Monday, June 16, 2008

StickK it to me?

My fiancé Nicole has just finished reading the book Nudge by Cass Sunstein and Richard Thaler. As I understand it, it's a about behavioral economics and its application in everyday life. What is behavioral economics you ask? Simply put, it's the study of how human beings actually behave in the real world and how that behavior challenges traditional economic assumptions about rational actors. One example in the book is the new company called which was founded by a lawyer and an economist who specialize in behavioral economics. The idea behind the company is that people have goals that they want to achieve but often have trouble seeing them through. The goal that comes to mind for most people, of course, is weight loss. How many Americans have attempted to lose weight only to fail at their attempt, or to succeed for a time but then fail to keep the weight off? Well, the idea behind is that people would have a better shot at losing weight and keeping it off if something painful were to happened to them if they fail. Specifically, at you enter into a contract to pay money if you fail to achieve your stated goal. You don't pay the money to, but to some other recipient. You can choose to pay the money to a friend or to a charity. But if you pick a friend or a charity that you like, you may not have sufficient incentive to meet your goal. So you can also choose to donate your money to an anti-charity. For instance, if you're pro-life you can donate to a pro-choice organization or vice versa.

Nicole thought this was an intriguing idea and suggested that we try our own contract to loose weight. I dissented vigorously. Unfortunately, I sometimes have this tendency with Nicole where, when she suggests a new idea, I immediately and vehemently say no and list all the things that I think are wrong with her idea. This, quite understandably, agitates her immensely.

In the case of, I find myself intuitively skeptical of the entire concept. Despite the success stories listed on the web site, I have to believe that the people who have successfully lost weight or quit smoking would have done so anyway. Or at least they might have done so with some level outside encouragement that didn't require them to donate money to charities they disagree with.

I did some research on to see what the skeptics might be saying. Tyler Cowen of the Marginal Revolution blog thinks that isn't likely to work. He says, "one group of potential customers doesn't really want to change, the other group is unwilling to give up control." I, for one, probably fall in to both camps. The idea of entering into some artificial, frankly silly, contract requiring me to donate money to groups I don't much like (and right when I'm already going to be feeling bad for not having met my goal) just doesn't have a whole lot of appeal to me. But I also have to admit that I don't think I trust my self-control enough to wager a sufficient sum of money to make my commitment contract really bite. For example, one of the founders of mentions in the FAQs that he wagered $500 a week on his ability to lose 1 pound a week. This is a substantial amount of money for him, as it would be for me. Indeed after three or four weeks of not reaching my goal I would feel compelled to break my contract. University of Chicago Law School Professor Eric Posner (perhaps among others) has questioned whether a contract is actually enforceable. After all, contracts are usually enforceable only when both sides agree to exchange something valuable and it's not clear that is providing anything of value to its users. would argue that it's providing a "commitment service" to its users, but this is, to say the least, a novel legal argument. What's more, at you can select a referee who would tell the site whether or not you've met your goal, but if your referee fails to report for any reason will just take your word for it. Yes you might be able to pick an unbending referee, and you do pay the full amount of your wager upfront ( will dole out the money either back to you or to your chosen recipient) but one can easily see the entire project crashing down the first time someone sues their referee, and for good measure. Ultimately, people who aren't that committed to their contract are likely to find a way out.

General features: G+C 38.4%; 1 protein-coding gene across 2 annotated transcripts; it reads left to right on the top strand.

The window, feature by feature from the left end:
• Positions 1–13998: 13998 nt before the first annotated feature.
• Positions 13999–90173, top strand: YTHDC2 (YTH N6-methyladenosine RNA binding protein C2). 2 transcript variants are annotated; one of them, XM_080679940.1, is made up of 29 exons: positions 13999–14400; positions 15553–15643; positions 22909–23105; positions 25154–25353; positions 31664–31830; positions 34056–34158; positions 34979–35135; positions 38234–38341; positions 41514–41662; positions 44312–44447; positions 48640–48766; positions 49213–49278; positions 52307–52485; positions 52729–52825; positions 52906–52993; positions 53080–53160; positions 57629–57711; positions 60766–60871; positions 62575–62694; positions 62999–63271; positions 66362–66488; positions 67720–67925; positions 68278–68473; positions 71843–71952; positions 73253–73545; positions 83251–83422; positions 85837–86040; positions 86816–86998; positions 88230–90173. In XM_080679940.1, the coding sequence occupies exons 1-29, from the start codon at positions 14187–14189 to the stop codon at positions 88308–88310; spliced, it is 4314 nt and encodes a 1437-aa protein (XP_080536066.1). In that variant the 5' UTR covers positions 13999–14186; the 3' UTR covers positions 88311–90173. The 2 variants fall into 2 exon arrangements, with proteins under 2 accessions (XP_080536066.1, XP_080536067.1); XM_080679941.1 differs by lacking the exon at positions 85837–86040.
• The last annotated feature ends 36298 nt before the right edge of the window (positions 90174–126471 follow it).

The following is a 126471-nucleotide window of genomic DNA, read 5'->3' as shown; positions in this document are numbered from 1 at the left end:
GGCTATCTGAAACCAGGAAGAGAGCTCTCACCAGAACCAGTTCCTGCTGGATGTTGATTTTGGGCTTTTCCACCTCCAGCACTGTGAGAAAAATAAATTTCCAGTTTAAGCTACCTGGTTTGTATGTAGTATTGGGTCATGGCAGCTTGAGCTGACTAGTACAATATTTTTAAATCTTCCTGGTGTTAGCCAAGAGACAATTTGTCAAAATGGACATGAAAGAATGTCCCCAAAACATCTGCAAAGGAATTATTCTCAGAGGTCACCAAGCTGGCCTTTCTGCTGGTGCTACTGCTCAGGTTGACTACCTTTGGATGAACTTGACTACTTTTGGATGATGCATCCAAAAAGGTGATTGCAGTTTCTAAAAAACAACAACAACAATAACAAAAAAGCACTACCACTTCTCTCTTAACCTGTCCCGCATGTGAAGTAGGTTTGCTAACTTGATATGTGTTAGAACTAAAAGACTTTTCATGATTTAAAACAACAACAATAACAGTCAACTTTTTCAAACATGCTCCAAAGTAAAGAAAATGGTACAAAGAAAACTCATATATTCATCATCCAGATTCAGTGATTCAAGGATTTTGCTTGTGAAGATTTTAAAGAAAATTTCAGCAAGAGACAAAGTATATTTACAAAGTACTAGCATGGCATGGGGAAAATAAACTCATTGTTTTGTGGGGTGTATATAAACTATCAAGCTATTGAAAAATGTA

So what has this investigation of done for me? Well, it's forced me to question how committed I am to losing weight. I'm not willing to wager a significant amount of money on my ability to loose weight at least in part because I don't think I care enough about weight loss to really force myself into doing it. But I did discover one thing that I am committed to. I set up a contract to pay Nicole $10 a week whenever I immediately say no to one of her ideas or suggestions instead of hearing her out with an open mind. We'll see if can change my behavior. For my sake, I sure hope it can.

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